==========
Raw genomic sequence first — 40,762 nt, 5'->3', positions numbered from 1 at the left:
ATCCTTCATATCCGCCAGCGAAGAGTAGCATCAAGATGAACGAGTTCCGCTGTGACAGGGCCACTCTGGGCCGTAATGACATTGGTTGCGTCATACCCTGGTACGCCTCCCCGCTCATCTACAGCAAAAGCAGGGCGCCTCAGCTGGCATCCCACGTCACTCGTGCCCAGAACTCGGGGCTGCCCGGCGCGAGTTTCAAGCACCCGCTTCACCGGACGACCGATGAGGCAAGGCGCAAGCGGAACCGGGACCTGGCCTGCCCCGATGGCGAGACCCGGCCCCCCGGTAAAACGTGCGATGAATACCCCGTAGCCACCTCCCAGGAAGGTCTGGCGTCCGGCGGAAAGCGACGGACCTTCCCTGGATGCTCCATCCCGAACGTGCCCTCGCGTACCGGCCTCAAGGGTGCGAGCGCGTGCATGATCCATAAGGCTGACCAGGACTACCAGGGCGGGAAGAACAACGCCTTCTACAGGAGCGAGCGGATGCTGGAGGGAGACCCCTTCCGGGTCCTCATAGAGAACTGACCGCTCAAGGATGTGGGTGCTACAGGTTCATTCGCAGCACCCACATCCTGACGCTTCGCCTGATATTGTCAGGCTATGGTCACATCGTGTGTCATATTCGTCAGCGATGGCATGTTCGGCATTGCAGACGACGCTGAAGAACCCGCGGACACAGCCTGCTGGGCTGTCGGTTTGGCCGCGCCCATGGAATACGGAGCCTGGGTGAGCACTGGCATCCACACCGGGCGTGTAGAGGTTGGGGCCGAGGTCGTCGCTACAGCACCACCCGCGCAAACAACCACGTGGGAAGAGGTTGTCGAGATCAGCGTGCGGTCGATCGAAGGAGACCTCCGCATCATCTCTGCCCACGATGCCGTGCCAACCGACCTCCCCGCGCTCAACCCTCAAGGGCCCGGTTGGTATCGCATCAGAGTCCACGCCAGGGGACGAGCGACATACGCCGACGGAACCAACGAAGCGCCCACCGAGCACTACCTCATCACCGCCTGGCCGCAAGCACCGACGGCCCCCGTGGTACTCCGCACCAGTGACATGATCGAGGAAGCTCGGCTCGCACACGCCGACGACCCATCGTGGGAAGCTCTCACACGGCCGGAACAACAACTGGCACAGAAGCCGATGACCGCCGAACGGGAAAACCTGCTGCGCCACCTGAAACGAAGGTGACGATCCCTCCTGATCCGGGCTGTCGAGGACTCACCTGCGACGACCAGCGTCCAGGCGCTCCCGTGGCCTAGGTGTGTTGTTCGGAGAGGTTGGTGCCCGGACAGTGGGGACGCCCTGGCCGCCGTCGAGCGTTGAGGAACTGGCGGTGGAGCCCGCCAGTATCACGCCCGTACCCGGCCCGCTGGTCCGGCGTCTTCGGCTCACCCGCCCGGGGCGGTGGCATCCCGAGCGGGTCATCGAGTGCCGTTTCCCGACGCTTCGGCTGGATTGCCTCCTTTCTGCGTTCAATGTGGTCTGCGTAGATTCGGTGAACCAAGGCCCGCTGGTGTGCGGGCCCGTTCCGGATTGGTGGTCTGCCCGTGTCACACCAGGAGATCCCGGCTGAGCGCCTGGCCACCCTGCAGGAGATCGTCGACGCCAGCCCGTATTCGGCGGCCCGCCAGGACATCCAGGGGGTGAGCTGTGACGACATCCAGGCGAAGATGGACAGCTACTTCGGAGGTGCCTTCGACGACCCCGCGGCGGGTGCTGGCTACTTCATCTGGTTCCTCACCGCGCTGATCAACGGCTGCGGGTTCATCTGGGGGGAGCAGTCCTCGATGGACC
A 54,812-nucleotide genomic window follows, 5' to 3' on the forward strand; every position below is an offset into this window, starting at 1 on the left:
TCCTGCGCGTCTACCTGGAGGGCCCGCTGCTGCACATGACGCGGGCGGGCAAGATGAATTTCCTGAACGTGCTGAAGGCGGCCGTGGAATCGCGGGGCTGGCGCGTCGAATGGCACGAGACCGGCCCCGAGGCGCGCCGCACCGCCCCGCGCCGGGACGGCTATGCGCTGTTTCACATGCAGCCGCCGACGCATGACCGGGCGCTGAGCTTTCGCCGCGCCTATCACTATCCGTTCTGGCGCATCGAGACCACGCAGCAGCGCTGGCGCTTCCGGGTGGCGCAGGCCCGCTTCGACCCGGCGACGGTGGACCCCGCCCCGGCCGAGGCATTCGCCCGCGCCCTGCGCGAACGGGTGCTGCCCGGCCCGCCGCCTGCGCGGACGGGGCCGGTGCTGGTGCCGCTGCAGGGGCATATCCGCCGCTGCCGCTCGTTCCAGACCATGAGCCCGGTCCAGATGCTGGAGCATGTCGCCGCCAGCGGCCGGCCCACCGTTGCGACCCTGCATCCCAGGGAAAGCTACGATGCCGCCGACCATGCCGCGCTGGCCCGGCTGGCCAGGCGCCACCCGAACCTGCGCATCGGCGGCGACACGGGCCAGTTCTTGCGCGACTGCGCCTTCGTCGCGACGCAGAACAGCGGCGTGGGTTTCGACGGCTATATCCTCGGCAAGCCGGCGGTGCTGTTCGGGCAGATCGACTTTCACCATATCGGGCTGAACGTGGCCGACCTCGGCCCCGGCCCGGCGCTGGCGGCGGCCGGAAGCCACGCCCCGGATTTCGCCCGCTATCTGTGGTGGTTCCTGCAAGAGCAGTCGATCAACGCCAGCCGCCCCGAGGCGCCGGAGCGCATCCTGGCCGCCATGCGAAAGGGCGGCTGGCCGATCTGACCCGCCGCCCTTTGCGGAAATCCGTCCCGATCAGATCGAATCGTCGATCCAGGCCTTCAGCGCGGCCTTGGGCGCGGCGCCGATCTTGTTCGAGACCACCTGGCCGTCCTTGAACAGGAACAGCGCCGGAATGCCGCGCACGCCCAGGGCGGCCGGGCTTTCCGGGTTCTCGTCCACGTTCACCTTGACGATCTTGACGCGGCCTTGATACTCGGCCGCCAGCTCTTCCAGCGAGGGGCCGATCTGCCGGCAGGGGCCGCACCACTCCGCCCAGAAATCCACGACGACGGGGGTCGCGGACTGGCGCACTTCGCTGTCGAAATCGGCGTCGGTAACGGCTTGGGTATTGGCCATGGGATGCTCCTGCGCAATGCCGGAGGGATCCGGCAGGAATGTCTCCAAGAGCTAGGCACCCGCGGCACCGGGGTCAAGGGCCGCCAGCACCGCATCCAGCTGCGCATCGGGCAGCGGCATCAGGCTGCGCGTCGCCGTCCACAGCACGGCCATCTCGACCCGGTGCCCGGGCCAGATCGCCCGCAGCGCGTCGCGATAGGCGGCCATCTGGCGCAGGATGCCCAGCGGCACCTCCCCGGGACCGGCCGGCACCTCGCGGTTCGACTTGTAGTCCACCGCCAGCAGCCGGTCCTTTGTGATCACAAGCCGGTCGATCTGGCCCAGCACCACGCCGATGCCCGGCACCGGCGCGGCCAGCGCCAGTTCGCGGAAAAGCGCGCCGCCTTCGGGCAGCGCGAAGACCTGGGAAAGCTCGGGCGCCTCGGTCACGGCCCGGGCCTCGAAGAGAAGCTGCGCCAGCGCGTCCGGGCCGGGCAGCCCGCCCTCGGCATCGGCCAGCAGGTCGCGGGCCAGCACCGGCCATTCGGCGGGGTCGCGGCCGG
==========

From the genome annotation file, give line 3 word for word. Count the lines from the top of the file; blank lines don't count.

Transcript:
A 54,812-nucleotide genomic window follows, 5' to 3' on the forward strand; every position below is an offset into this window, starting at 1 on the left: